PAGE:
Falamiya, Habla, Jayyus, Thu 8.3.12, Morning
Translator: Charles K
I think the occupation’s bureaucracy has a life of its own. The occupation also manifests itself in language (‘the stopper’ – the term for the checkpoint’s inspection room), its hold extended by landscaping, a ridiculous effort to beautify it.
The checkpoints are manned by reservists, in addition to Border Police soldiers.
11:13 Tu B’Shvat is being celebrated late at the Eliyahu crossing: Palestinian workers are planting palm trees in concrete pits…
We drove through Jayyus. Drivers and people in the village report that Tuesday night a young man from the village was arrested and a second was told to come the following morning for interrogation. Both remained in jail.
12:06 Jayyus gate in the fence is open. We understand that children are off from school to celebrate International Women’s Day. They’re accompanying their adult family members working in the fields trapped in the seam zone. The heavy rains have left puddles and mud near the yellow iron bar blocking the road; the only way to reach the gate beyond the “security road” and remain dry is in a vehicle.
Four tractors and two wagons went through the checkpoint while we stood there.
A discussion started with one of the soldiers. When we said that it’s hard for the villagers to work their fields because they receive so few permits to the “seam zone,” he said that an elderly mother crossed this morning with seven children.
Two residents of Jayyus came from the “seam zone” as soon as we arrived. It turned out they had entered this morning through the Falamiya checkpoint, but when they wanted to return through the Jayyus gate, they weren’t allowed to do so. They were required to use the checkpoint through which they’d entered. They had no means of transportation and had to walk back to Falamiya. We gave them a ride to Jayyus.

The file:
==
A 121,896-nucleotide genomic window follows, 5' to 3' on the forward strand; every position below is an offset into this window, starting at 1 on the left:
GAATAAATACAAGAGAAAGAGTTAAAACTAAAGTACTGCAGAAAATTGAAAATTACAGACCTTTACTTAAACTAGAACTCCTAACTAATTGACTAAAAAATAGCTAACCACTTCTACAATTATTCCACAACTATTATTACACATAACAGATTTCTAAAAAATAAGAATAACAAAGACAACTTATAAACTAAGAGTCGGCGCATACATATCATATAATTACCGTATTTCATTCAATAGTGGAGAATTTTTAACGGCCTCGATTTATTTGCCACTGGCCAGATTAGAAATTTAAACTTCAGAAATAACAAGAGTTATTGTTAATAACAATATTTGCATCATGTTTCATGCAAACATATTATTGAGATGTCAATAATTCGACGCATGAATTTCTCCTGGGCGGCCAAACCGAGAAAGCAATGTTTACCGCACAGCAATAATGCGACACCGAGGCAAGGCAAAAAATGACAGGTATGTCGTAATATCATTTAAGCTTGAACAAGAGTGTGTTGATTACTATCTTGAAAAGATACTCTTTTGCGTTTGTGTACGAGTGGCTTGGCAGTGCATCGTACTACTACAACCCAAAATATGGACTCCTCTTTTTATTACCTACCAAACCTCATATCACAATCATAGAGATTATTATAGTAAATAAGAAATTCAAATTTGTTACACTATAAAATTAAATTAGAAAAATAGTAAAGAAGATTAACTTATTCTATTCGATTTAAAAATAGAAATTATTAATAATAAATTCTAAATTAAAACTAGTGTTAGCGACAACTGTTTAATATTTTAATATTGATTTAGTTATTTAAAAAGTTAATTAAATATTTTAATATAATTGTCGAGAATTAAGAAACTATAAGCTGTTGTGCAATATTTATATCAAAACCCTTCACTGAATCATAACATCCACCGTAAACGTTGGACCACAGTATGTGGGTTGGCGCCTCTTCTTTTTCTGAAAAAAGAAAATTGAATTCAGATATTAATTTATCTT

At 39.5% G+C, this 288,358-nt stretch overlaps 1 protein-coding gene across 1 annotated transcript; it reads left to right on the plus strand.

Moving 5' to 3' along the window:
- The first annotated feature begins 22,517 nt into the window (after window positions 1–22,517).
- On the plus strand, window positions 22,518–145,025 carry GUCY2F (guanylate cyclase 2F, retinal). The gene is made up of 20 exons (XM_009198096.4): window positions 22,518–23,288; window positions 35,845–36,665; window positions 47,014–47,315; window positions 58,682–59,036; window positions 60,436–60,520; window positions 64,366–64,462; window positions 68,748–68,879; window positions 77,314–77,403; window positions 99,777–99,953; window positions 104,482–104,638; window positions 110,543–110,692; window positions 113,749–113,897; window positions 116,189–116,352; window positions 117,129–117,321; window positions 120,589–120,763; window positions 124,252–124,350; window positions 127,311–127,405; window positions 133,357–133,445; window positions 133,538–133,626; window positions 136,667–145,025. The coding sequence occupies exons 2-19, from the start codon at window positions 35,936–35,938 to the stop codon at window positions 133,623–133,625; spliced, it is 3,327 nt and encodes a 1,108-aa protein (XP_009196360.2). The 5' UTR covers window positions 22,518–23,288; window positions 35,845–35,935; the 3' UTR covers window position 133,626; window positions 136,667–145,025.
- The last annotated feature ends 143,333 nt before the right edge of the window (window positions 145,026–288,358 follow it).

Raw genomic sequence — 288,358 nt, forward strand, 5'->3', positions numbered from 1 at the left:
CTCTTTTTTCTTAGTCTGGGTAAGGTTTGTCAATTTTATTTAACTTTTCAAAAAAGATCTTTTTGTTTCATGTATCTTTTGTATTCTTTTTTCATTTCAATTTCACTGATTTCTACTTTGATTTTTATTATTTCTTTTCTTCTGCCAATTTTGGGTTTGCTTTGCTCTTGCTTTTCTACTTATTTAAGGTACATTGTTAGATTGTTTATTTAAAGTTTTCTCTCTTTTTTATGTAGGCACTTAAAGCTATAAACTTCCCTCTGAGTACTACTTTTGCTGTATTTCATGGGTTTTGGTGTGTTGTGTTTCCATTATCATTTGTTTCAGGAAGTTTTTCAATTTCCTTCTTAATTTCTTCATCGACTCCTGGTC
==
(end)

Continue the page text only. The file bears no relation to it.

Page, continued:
The older of the two had been blacklisted. He was removed from the blacklist and received a permit for one week (!), which expires on 9.3.12, to look for work in Israel. We were sorry to hear that he, unfortunately, didn’t find a job during that week. We also learned that even though the checkpoint is open continuously from 05:30 until the evening, it’s not yet light at 05:30 at this time of year, and there’s no point coming to the checkpoint at that hour.
13:00 We left.
Cars loaded with saplings leave Habla. A horse cart loaded with scrap metal waits to enter the village. The dealer and cart are allowed to enter but one of the wings of the gate obstructs the horse. Nura moves it and immediately the soldiers call to her, “Lady, leave the gate alone.”
Another man, returning from his fields beyond the fence, tells us that 14 dunams (3.5 acres) were robbed from his family to erect the fence.
The high point of our shift: Moving a refrigerator from the village to the plant nursery next to the fence. It turns out that “a refrigerator is something that needs a special permit,” A., from the nursery, tells us, perhaps cynically. He’s familiar with the ins-and-outs of the bureaucracy of occupation, with those who design it and those who implement it. He tells us how, each time the soldiers are replaced, he experiences anew the checkpoint crossing saga, the scornful tones of those running it (“Open up, I’ve got two who are on their way out of here,” he quotes), while he waits patiently but determinedly for the permit to move the refrigerator to the nursery. At 13:56, A. receives the permit he’s been waiting for, but neither the highest rank present nor the MP’s are aware of it. A request that they contact the head of the DCO is met with: “I have other things to do besides calling Tedesa. At the same time that I have to provide security for myself and the others, I also have to call Tedesa?,” says the highest ranking person there. A minute later the refrigerator is respectfully transported to the plant nursery.
14:00 The checkpoint closed, and we left.